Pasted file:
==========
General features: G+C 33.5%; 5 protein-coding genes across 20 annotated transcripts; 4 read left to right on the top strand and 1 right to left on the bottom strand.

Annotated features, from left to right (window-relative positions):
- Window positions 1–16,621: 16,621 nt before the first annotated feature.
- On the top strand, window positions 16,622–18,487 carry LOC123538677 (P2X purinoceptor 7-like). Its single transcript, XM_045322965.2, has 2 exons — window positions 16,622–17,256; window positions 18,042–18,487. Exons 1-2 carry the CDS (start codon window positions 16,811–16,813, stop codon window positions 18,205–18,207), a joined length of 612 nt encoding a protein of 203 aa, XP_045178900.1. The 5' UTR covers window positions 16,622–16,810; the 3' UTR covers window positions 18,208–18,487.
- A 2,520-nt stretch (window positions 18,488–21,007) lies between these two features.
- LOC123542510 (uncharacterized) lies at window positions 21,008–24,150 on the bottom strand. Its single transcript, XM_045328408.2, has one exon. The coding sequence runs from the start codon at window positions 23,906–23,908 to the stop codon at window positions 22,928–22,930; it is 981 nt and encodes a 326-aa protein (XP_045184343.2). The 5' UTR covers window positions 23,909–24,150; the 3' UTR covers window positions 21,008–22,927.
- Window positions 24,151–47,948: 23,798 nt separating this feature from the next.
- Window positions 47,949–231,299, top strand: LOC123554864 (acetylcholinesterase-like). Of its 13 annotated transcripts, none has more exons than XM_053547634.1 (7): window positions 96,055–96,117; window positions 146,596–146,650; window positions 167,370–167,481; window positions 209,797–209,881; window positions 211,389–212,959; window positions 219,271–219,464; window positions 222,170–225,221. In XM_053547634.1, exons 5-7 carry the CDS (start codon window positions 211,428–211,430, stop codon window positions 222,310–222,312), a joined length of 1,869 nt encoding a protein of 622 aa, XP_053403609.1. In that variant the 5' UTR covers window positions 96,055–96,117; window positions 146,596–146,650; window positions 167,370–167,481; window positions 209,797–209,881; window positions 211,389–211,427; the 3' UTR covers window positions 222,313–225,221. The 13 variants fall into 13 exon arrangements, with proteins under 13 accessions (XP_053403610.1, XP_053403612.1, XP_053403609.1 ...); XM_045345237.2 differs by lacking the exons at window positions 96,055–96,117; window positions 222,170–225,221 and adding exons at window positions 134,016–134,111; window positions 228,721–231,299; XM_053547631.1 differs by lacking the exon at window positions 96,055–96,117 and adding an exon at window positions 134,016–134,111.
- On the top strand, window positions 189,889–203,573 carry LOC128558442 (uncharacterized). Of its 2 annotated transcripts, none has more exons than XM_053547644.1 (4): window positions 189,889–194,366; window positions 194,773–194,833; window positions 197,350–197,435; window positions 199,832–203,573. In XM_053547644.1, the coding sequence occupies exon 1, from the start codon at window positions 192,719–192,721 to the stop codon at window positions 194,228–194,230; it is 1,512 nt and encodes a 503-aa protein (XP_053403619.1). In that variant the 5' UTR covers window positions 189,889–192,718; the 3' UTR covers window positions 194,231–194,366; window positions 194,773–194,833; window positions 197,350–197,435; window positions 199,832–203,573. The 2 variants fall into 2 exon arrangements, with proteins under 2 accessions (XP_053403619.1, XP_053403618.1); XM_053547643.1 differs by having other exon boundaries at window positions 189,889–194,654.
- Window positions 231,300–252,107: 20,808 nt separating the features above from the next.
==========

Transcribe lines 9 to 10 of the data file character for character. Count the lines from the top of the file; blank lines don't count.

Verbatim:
- On the top strand, window positions 189,889–203,573 carry LOC128558442 (uncharacterized). Of its 2 annotated transcripts, none has more exons than XM_053547644.1 (4): window positions 189,889–194,366; window positions 194,773–194,833; window positions 197,350–197,435; window positions 199,832–203,573. In XM_053547644.1, the coding sequence occupies exon 1, from the start codon at window positions 192,719–192,721 to the stop codon at window positions 194,228–194,230; it is 1,512 nt and encodes a 503-aa protein (XP_053403619.1). In that variant the 5' UTR covers window positions 189,889–192,718; the 3' UTR covers window positions 194,231–194,366; window positions 194,773–194,833; window positions 197,350–197,435; window positions 199,832–203,573. The 2 variants fall into 2 exon arrangements, with proteins under 2 accessions (XP_053403619.1, XP_053403618.1); XM_053547643.1 differs by having other exon boundaries at window positions 189,889–194,654.
- Window positions 231,300–252,107: 20,808 nt separating the features above from the next.